A narrow and muddy mined shaft is 100' deep (P30 - 'County'). The ring belays suggested in CoD look dubious - use the scaffolding poles as well. 70' (20m) down, a diversion on the East wall takes care of a large smooth, rub point just above. From the bottom, passage 600fl enlarges to a 20' climb (C6) (referred to as 2nd pitch in CoD) with shoring timbers enabling a free climb with care. Note that this also appears to be incorrectly described in the warning in CoD as the 3rd pitch, which has previously collapsed. A handline may be useful but is not essential.
A muddy small passage soon enlarges from the climb into cleaner natural passage. A large circular chamber is entered with an easy 6 climb (C2) down into some nice canyon passage, arriving at the head of a 30' pitch (P9 - 'Bill') which requires a traverse line at the top for safety. (This is referred to as the 3rd pitch in CoD).
At the base of P9, a steep slope is best tackled with a long traverse line to lead directly onto an 85' pitch (P26 - 'KB'), the start of Murmuring Churn and the 4th pitch in CoD. The 3rd bolt is suitably placed about 6' (2m) above an 8" (20 cm) wide ledge on the left wall (going down). From here, two bolts may be reached several feet lower giving way to a free- hang. These bolts (Tarzan Belay) are a good stretch from another nearby ledge and can provide some entertaining manoeuvres.
From the bottom of P26, two routes are obvious. Upslope, a mud bank looks out over the main pitch in Murmuring Churn (not recommended) whilst downslope, a grit floored tunnel leads to short 25' pitch (98 - 'Rodger') with a bolt at head height above a well placed take off ledge. This is called the 5th pitch in CoD, which remarks (correctly) that it may be free climbed with a handline. However, comparison of CoD's survey and the accompanying one shows that although their description seems to be similar to ours, their location of the 5th pitch seems to be on the other side of Murmuring Churn. CoD then mentions a 'further' pitch that follows, but is not marked as the 6th pitch or in the tackle list. The 6th mentioned in CoD is the big pitch (Waterfall Chamber), which comes later. This 'further' pitch is 35' deep (P11 - 'Peculiar') after traversing out along a sheer wall ('Five Miles Out') via 3 bolts, from which the rope will free-hang. Mention is made in CoD of its free climbability for 50' (15m), but this is certainly not recommended.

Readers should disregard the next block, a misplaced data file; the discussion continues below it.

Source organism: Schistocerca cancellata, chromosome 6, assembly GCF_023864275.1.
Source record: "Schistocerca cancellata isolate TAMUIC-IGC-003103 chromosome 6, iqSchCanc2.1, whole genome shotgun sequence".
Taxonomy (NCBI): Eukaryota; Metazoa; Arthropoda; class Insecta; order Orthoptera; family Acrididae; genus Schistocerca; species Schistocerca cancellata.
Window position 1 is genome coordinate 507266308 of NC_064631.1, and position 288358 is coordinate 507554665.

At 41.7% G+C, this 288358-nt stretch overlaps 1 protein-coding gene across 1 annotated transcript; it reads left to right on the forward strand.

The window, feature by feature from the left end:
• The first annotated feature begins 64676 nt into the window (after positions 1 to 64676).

From the base of Pit (bottom of Murmuring Churn), an inlet enters to run into Waterfall Chamber. A descent of 6' (2m) is made, followed by a climb back up (there is a fixed ha2ndline). The big 130' pitch (P40 -'Pedigree') immediately follows next to a traverse line leading out across to a large passage unmentioned in CoD. A suitable diversion can be found just below this passage on the way down, as well as another further up (not required). An airy free-hang continues to the bottom passing the mined out entrance to Oxlow Caverns on the East side, where a ring and hanger can be seen. It is possible to pendulum over and attach a rope to these giving a 'cheats' way into Oxlow and Giants (alternatively, a 50' (15m) rope could be krabbed into the ring, a descent made on the big rope followed by a prussik up the 50' into Oxlow).
The last pitch of Maskbill follows at the base of P40 (Pearl Chamber) onto a wet slope leading to deads and a chain that can be used as a belay for the 15' drop (PS - 'Grouse' - a nice short pitch to finish with.) into Pool chamber, from which the final dry chamber can be found to the West. The Eastern end of Pool Chamber contains a sump.
|Pitch/Climb||Name used in this description||Total ropelength||Hangers|
|C6||8m handline useful||-|
|C2||3m handline useful||-|
Reference - Caves of Derbyshire by T.D. Ford and D.W. Gill (1984), published by Dalesman Books. See pp. 93-94 for the Maskhill description and P.111 for the survey.